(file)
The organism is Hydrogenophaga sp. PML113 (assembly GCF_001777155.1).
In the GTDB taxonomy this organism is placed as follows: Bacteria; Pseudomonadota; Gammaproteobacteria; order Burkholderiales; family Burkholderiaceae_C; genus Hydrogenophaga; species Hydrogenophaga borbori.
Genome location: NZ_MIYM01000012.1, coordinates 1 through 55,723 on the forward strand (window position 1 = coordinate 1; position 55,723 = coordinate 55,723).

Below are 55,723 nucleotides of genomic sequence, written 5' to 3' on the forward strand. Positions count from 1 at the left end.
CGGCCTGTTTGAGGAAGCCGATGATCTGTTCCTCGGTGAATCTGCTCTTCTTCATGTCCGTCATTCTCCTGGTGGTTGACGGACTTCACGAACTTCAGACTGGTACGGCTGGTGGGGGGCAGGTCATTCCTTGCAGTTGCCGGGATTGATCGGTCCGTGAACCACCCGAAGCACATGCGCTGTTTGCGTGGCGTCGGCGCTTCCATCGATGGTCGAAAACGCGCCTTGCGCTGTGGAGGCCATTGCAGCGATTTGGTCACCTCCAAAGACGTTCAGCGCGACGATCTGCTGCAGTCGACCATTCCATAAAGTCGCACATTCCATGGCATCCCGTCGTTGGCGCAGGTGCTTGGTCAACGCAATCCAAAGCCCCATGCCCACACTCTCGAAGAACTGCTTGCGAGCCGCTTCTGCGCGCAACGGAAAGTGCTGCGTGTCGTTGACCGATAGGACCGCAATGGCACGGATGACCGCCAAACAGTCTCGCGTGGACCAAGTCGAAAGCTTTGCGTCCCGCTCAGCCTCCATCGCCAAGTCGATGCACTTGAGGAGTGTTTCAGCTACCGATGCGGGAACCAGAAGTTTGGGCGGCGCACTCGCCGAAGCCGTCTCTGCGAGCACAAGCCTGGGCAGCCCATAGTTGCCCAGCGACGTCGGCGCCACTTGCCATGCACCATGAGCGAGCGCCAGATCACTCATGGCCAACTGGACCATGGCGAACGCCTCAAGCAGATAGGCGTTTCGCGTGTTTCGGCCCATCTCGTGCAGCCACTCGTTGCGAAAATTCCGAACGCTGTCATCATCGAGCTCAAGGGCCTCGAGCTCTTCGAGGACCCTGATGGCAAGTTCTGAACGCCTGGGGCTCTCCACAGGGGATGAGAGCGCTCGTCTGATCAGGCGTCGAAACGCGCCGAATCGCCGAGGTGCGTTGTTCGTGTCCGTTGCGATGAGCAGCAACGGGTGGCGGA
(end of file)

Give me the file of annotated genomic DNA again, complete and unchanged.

The organism is Hydrogenophaga sp. PML113 (assembly GCF_001777155.1).
In the GTDB taxonomy this organism is placed as follows: Bacteria; Pseudomonadota; Gammaproteobacteria; order Burkholderiales; family Burkholderiaceae_C; genus Hydrogenophaga; species Hydrogenophaga borbori.
Genome location: NZ_MIYM01000012.1, coordinates 1 through 55,723 on the forward strand (window position 1 = coordinate 1; position 55,723 = coordinate 55,723).

Below are 55,723 nucleotides of genomic sequence, written 5' to 3' on the forward strand. Positions count from 1 at the left end.
CGGCCTGTTTGAGGAAGCCGATGATCTGTTCCTCGGTGAATCTGCTCTTCTTCATGTCCGTCATTCTCCTGGTGGTTGACGGACTTCACGAACTTCAGACTGGTACGGCTGGTGGGGGGCAGGTCATTCCTTGCAGTTGCCGGGATTGATCGGTCCGTGAACCACCCGAAGCACATGCGCTGTTTGCGTGGCGTCGGCGCTTCCATCGATGGTCGAAAACGCGCCTTGCGCTGTGGAGGCCATTGCAGCGATTTGGTCACCTCCAAAGACGTTCAGCGCGACGATCTGCTGCAGTCGACCATTCCATAAAGTCGCACATTCCATGGCATCCCGTCGTTGGCGCAGGTGCTTGGTCAACGCAATCCAAAGCCCCATGCCCACACTCTCGAAGAACTGCTTGCGAGCCGCTTCTGCGCGCAACGGAAAGTGCTGCGTGTCGTTGACCGATAGGACCGCAATGGCACGGATGACCGCCAAACAGTCTCGCGTGGACCAAGTCGAAAGCTTTGCGTCCCGCTCAGCCTCCATCGCCAAGTCGATGCACTTGAGGAGTGTTTCAGCTACCGATGCGGGAACCAGAAGTTTGGGCGGCGCACTCGCCGAAGCCGTCTCTGCGAGCACAAGCCTGGGCAGCCCATAGTTGCCCAGCGACGTCGGCGCCACTTGCCATGCACCATGAGCGAGCGCCAGATCACTCATGGCCAACTGGACCATGGCGAACGCCTCAAGCAGATAGGCGTTTCGCGTGTTTCGGCCCATCTCGTGCAGCCACTCGTTGCGAAAATTCCGAACGCTGTCATCATCGAGCTCAAGGGCCTCGAGCTCTTCGAGGACCCTGATGGCAAGTTCTGAACGCCTGGGGCTCTCCACAGGGGATGAGAGCGCTCGTCTGATCAGGCGTCGAAACGCGCCGAATCGCCGAGGTGCGTTGTTCGTGTCCGTTGCGATGAGCAGCAACGGGTGGCGGA